High Altitude/High Opening Parachutist Navigation System (HAHO-PNS)
Military parachutists frequently carry a navigation computer/system that provides the parachutist with information (e.g., altitude, wind speed, ground speed, etc.) which can then be used by the parachutist as he controls his parachute. These navigation systems are either hand-held or chest-mounted. The obvious drawback of the hand-held systems is that they must be held while simultaneously attempting to control the parachute. The chest-mounted systems include a display that the parachutist must look downward to view. However, inclement weather can make such viewing difficult or impossible. Furthermore, the chest region of a parachutist is generally considered to be a valuable location for the mounting of other mission-essential equipment.
The Naval Surface Warfare Center-Panama City, Florida (NSWC-PC) is interested in working with a manufacturing company under a Cooperative Research And Development Agreement (CRADA), or other flexible joint-development agreement, to complete the production design of the High Altitude/High Opening Parachutist Navigation System (HAHO-PNS), and have the manufacturer produce 2,000 systems. Military personnel conducting in-air parachute navigation during HAHO parachute insertion missions would use the completed production systems.
NSWC-PC has produced a number of prototype helmet-mounted HAHO-PNS systems inclusive of custom-written embedded navigation software. The prototypes comprise a conformal navigation pod attached to the helmet, and small micro display and optic attached to the goggle. They have undergone extensive testing and evaluation by military Special Forces personnel. The US Navy holds a patent titled, ?HELMET-MOUNTED PARACHUTIST NAVIGATION SYSTEM? (# 6,934,633), issued August 23, 2005 on the system.
In early 2006 NSWC-PC sought interested firms with the technical experience and capability to work closely with NSWC-PC to complete a production design of the HAHO-PNS and manufacture the resultant military systems. Candidate firms should have experience in the design, integration, and fabrication of integrated electronic systems, miniature electronic components, microprocessors, Selective Availability Anti-Spoofing Module (SAASM) GPS systems, micro displays, and optical systems. Also, experience and ability to design and manufacture electronic devices for use in rugged military environments (temperature extremes, humidity, rain, salt, sand, high shock and vibration, etc.). Since the HAHO-PNS is a military system, the candidate firm must be a currently approved facility for handling and working with SAASM GPS systems.
This parachutist navigation system utilizes a display adapted to be attached to a side vision area of a parachutist's goggles such that upward and downward fields of view through the goggles are unobstructed. A housing, adapted to be attached to a parachutist's helmet, supports therein a plurality of components to include a Global Positioning System (GPS) receiver for receiving GPS signals and a processor coupled to the GPS receiver. The processor is provided with mission data to include a landing zone, wind speed as a function of altitude and a preferred altitude at the landing zone. The processor uses the mission data and GPS signals to generate a plurality of display-formatted data sets to include a display-formatted data set of the mission data, a display-formatted data set of location data indicated by the GPS signals, and a display-formatted data set of computed data generated by the processor using the mission data and location data. Coupled to the processor is a user-controlled input device used to select at least one of the plurality of display-formatted data sets for output to the display. Located remotely with respect to the housing is a means for up loading the mission data to the processor.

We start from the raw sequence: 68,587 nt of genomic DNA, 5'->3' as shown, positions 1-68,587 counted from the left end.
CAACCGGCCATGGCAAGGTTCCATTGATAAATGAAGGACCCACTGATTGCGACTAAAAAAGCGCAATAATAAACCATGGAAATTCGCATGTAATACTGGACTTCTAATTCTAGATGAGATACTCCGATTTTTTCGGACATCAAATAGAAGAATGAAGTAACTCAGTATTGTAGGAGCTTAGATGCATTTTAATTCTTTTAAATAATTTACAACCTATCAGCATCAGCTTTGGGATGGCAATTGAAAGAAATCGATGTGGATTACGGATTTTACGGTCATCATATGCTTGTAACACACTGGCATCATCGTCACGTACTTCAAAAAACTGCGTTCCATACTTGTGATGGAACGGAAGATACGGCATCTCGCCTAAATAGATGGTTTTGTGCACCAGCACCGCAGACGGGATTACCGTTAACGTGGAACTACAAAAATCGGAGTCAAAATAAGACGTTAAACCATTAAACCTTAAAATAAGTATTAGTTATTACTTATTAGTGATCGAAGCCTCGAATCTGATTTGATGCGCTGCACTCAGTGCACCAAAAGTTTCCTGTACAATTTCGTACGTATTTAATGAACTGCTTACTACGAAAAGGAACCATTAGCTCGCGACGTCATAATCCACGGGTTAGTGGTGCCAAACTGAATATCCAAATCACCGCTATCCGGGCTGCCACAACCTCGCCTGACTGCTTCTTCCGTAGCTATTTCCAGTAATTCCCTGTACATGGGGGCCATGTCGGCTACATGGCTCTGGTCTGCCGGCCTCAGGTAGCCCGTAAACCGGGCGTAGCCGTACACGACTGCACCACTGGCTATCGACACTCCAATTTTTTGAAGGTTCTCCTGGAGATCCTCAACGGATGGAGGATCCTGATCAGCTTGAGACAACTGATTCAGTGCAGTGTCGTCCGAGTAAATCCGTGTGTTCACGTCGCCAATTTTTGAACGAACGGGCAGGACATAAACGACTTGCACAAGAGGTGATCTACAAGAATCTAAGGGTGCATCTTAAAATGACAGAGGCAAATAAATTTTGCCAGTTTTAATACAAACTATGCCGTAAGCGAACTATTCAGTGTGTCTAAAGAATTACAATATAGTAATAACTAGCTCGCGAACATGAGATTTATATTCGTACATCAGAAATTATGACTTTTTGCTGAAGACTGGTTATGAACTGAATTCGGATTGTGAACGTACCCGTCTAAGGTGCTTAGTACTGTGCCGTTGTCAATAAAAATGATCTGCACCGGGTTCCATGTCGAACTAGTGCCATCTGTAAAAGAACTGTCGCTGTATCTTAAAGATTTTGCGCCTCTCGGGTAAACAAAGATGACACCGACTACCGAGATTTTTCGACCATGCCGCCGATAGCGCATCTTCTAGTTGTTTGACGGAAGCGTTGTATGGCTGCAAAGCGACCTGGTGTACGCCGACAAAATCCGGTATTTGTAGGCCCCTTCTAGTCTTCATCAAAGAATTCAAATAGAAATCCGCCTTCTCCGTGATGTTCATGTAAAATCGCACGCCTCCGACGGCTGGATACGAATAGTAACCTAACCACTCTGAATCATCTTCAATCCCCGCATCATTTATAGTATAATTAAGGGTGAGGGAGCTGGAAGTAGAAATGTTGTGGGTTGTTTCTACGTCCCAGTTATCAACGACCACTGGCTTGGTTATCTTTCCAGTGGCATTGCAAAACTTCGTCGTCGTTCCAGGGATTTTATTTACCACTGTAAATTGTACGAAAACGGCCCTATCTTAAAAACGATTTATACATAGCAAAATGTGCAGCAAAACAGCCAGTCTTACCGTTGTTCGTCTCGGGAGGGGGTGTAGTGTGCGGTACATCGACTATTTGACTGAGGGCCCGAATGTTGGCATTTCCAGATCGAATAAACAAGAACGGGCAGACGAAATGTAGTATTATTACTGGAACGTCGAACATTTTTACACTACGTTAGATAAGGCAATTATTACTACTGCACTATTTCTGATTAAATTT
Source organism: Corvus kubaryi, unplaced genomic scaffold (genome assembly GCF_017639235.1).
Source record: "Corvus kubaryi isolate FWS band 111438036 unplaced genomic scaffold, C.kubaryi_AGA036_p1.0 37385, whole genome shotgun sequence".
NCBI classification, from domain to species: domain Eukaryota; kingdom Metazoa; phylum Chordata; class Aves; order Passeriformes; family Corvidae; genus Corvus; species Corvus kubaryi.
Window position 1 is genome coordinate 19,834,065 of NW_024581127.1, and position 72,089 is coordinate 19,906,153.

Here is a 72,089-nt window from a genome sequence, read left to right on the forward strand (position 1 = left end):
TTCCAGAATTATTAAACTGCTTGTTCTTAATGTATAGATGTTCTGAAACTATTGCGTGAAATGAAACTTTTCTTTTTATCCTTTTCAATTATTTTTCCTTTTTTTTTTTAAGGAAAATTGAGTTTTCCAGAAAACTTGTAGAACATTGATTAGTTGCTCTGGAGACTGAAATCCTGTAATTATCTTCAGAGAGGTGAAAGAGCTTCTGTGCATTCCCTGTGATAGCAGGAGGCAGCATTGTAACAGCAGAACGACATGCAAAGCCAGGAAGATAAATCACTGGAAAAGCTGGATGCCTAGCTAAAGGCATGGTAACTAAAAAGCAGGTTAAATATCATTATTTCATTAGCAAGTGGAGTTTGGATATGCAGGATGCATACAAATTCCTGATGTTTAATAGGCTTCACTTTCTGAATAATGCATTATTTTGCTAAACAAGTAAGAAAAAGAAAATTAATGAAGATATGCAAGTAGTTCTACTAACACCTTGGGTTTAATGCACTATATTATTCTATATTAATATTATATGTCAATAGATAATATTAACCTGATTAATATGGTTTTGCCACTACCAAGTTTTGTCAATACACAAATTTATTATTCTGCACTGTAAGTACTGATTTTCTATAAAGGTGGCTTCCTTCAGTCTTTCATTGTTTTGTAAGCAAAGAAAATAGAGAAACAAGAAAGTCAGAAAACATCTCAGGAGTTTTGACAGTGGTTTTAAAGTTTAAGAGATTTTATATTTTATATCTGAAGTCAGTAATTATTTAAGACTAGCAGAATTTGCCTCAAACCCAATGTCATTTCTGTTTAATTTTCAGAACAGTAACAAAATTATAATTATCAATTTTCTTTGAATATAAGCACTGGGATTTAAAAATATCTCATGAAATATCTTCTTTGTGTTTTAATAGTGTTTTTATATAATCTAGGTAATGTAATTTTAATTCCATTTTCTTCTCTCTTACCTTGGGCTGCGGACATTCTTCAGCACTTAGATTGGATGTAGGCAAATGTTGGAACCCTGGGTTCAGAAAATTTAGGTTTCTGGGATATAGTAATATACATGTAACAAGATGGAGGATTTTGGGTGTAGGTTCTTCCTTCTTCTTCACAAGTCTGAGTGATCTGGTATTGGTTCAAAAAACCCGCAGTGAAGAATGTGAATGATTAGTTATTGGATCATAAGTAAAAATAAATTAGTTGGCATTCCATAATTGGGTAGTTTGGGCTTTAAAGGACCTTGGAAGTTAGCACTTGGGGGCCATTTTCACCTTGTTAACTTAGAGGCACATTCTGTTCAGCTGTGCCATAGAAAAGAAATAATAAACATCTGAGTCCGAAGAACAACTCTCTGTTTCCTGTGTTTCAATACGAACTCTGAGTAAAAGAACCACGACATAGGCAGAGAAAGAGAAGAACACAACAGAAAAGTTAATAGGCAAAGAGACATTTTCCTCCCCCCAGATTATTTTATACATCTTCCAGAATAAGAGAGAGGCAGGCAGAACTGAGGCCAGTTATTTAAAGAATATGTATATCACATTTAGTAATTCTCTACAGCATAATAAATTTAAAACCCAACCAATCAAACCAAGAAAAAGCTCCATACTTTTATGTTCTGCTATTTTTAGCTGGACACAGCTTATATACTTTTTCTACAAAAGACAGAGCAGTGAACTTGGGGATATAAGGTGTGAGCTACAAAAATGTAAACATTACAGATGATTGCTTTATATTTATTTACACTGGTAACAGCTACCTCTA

The navigation system includes the following three essential elements: a goggle-mounted display, a helmet-mounted navigation pod, and a controller that is either temporarily hardwired to navigation pod or able to be coupled thereto in a wireless fashion. A goggle-mounted display (which can be a monochrome or color display device) is mounted to a side or peripheral vision area (i.e., left or right side) of goggles. It is preferred that the display be located approximately midway between the top and bottom of the viewing area of the goggles so as not to obstruct the parachutist's upward or downward views. In this way, the display will not interfere with the parachutist's ability to see his parachute, shroud lines, release buckles, chest worn equipment, or the ground during landing. The display can utilize any standard night/day display technology such as a liquid crystal display (LCD), an organic light emitting diode display (OLED), or a field emission display (FED), just to name a few. Further, the display could be mounted to the goggles in such a way that the display could be rotated slightly up/down and/or left/right to accommodate a particular user's needs. Still further, magnifying optics could be included or added to the display as needed.
Parachutist navigation data is easily viewed in all weather conditions without obstructing one's view of other essential parachute equipment. The system requires minimal use of the parachutist's hands. Since the display is indexed to the parachutist's helmet/goggles, the display will always appear stable to the user regardless of head movement.
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